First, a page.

As Amazon hadn’t paid attention to southeast Asia, Lazada’s only option was Alibaba. (Of course, JD.com may be a potential buyer, but Richard Liu didn’t have this foresight and could not make up his mind. As a result, JD.com now faces more difficulties in southeast Asia.)
In April 2016, Alibaba took control of Lazada for $1 billion. In March this year, it invested another $2 billion and held 83% of Lazada’s shares. And it also announced that Lucy Peng, chairperson of Ant Financial Group, would become Lazada CEO, and Bittner Maximilian, Lazada’s former CEO, would serve as a senior adviser. So, Bittner was in Lazada for another two years after the purchase.
In 2016, southeast Asia’s e-commerce community wondered if Lazada would undergo a major management shake-up carried out by Alibaba. It didn’t happen because Alibaba doesn’t have enough international core staff to fill these vacancies.
The shortage of talent is a widespread problem in southeast Asian ecommerce community (and even the world), especially when the headquarter is as far away as Germany or China.
Many Chinese Internet companies that expand business in southeast Asia have their R&D teams based in China. The products they design are far away from the needs of local users. Parachuted executives also spend a long time to adapt to local operations. They rarely build trust and effective collaboration with local executives.
What’s more, southeast Asia is not a single market. Policies, regulations, language habits and economic development levels vary greatly from country to country. In some countries, the politics are tricky and changeable, with are pitfalls everywhere. Therefore, there is high demand for talents.Rocket chose to introduce young people who are aggressive, ‘ smart enough and digitally sensitive directly from European and American business schools, investment banks and consultancies. Even so, Rocket has taken a number of detours.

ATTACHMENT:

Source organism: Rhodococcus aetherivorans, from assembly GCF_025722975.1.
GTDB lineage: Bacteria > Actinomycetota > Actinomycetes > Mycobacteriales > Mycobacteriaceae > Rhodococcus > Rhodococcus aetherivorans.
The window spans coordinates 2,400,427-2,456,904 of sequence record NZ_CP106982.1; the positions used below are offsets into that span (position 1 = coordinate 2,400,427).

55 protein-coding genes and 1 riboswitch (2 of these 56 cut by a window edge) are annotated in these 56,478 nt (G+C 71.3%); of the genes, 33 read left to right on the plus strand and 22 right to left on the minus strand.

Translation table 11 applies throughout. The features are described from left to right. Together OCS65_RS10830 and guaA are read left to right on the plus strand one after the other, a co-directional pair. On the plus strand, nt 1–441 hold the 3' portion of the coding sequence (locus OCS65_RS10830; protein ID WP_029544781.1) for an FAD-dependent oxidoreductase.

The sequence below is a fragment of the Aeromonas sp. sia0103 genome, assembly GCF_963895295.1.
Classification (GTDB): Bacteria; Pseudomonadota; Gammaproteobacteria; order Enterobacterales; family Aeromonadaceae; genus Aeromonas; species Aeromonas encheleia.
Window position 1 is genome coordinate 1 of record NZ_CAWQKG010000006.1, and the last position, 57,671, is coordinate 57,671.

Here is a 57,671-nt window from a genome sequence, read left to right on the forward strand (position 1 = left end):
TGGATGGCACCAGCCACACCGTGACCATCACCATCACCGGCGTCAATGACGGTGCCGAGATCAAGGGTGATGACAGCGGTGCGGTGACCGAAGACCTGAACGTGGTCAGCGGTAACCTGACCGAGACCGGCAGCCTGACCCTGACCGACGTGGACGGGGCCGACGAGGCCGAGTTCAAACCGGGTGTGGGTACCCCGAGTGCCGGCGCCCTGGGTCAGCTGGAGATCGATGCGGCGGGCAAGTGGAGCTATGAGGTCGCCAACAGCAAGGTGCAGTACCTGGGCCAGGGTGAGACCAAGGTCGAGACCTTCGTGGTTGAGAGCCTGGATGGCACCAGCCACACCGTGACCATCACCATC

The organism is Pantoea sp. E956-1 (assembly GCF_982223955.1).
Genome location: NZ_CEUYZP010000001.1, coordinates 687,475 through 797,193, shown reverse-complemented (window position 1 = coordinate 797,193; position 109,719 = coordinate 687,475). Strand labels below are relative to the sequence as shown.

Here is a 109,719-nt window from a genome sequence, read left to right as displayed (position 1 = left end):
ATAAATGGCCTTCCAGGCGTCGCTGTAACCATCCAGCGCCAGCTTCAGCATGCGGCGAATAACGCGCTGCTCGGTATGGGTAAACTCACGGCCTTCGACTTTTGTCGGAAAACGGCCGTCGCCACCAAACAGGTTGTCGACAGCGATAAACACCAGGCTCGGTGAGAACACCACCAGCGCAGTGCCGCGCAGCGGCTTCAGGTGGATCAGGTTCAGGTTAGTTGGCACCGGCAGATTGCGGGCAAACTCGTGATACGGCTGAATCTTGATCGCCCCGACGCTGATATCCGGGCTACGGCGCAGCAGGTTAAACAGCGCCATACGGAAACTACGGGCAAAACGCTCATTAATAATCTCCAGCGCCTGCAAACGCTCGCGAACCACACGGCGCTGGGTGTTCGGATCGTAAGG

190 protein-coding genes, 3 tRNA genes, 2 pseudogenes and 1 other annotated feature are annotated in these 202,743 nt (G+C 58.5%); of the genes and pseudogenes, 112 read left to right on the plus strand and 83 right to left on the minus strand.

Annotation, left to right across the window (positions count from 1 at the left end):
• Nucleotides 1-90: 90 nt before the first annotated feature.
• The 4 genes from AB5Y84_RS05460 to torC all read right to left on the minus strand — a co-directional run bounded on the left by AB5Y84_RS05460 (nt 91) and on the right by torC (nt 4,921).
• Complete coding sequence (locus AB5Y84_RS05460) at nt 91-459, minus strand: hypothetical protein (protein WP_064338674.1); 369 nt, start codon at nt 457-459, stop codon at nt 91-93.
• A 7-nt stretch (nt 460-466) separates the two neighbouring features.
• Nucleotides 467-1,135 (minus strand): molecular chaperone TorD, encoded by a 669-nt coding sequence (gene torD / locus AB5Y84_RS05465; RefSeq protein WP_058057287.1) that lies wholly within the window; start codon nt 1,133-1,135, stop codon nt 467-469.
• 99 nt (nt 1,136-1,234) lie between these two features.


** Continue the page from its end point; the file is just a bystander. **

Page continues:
Lazada has already lost a lot of Rocket talent since Alibaba took control of Lazada. This year, Lazada did not seem to maintain its lead in southeast Asia, but was overtaken little by little by Shopee, led by Feng Zhimin, who was born in north of Jiangsu Province. Even though Lucy Peng and her family had moved to southeast Asia.
Can we regard it as Richard Liu’s fellow villager Feng helped Liu win back a game?
Where is Bittner?
Bittner announced that he would take over as Vestiaire Collective CEO from January 2019. It is a Paris-based e-commerce platform for second-hand luxury goods.
France gathers many e-commerce platforms operating second-hand luxury goods, and Vestiaire Collective is one of them. Founded in 2009, the company has raised 116 million euros so far.
Bittner’s task is to extend the business of Vestiaire Collective to emerging markets such as Asia, which sounds daunting.
Second-hand luxury websites are booming in America and Europe. A recent report published by ThredUp predicts that the amount of “resale online” market could reach $41bn by 2022.
But so far, the second-hand luxury goods market is mainly concentrated in European and American countries. Take the Chinese market as an example. It is the largest emerging market, but due to the traditional concept, the second-hand luxury goods trade has been tepid in China, and consumers are more interested in buying a new bag or a new watch rather than hunting for a second-hand one.
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InstantLuxe, another French second-hand luxury website, entered China in 2014 with the Chinese name Aiyishe. In 2016, InstantLuxe was acquired by Galeries Lafayette, but it never performed well. Just days earlier, Lafayette announced to close InstantLuxe.
If Vestiaire Collective plans to enter emerging markets, the Middle East may be a good choice. Yoox Net-a-Porter, the world’s largest luxury goods e-commerce company, has set up a subsidiary in partnership with Alabar and entered the Middle Eastern market. This, of course, has to do with the fact that Alabbar himself is a big shareholder in Yoox Net-a-Porter.
As for southeast Asia, it will take a few more years before the e-commerce of second-hand luxury goods has its prime. Or you could learn the development of Reebonz, a Singaporean second-hand luxury e-commerce company.
But perhaps Bittner, who has cashed out of Lazada, is now more strategically patient than when he smashed tables and chairs every week in Lazada?